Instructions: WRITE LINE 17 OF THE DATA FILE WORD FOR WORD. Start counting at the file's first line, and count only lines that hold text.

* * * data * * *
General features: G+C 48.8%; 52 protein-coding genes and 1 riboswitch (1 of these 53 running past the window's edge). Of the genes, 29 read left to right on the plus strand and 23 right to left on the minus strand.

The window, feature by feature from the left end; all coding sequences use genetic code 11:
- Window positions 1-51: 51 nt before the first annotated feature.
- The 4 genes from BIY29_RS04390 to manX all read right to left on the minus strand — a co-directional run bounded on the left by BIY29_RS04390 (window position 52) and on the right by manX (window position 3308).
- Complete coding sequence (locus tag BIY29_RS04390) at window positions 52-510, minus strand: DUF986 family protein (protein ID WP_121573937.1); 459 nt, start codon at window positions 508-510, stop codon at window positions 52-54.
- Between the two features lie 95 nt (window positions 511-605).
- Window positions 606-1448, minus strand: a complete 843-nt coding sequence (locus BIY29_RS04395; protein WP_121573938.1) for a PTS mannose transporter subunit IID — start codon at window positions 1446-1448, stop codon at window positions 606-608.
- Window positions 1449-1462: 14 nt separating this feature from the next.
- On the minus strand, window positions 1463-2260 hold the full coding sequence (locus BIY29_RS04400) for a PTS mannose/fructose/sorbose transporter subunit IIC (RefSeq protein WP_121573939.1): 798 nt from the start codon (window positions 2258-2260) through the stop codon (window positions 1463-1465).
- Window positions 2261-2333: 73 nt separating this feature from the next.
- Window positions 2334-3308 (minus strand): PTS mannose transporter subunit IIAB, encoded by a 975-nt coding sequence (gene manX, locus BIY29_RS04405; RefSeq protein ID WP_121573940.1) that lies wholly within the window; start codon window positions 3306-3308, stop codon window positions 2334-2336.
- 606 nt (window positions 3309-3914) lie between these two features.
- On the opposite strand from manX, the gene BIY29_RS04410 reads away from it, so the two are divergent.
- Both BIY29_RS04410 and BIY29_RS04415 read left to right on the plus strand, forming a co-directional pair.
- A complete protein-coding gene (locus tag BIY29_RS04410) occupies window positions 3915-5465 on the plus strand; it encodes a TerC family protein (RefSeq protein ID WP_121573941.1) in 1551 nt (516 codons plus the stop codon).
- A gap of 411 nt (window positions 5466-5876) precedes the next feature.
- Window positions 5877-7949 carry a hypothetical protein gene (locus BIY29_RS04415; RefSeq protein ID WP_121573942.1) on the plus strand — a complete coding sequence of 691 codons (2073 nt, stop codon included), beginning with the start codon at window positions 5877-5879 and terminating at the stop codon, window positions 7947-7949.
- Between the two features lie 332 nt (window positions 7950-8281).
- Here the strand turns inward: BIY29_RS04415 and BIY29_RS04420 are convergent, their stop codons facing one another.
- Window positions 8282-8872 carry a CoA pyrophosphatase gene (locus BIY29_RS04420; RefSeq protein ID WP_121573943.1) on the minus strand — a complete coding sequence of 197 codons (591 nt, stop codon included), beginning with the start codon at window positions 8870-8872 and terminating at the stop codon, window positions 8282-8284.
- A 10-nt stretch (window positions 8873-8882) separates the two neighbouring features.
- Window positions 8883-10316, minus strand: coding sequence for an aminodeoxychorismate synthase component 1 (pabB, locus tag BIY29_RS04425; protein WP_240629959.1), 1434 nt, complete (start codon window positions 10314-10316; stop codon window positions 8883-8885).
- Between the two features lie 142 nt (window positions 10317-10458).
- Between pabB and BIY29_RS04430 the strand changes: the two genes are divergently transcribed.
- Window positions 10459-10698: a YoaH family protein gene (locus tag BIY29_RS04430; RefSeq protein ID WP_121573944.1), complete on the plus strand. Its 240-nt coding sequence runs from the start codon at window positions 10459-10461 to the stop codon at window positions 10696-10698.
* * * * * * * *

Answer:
- Window positions 5877-7949 carry a hypothetical protein gene (locus BIY29_RS04415; RefSeq protein ID WP_121573942.1) on the plus strand — a complete coding sequence of 691 codons (2073 nt, stop codon included), beginning with the start codon at window positions 5877-5879 and terminating at the stop codon, window positions 7947-7949.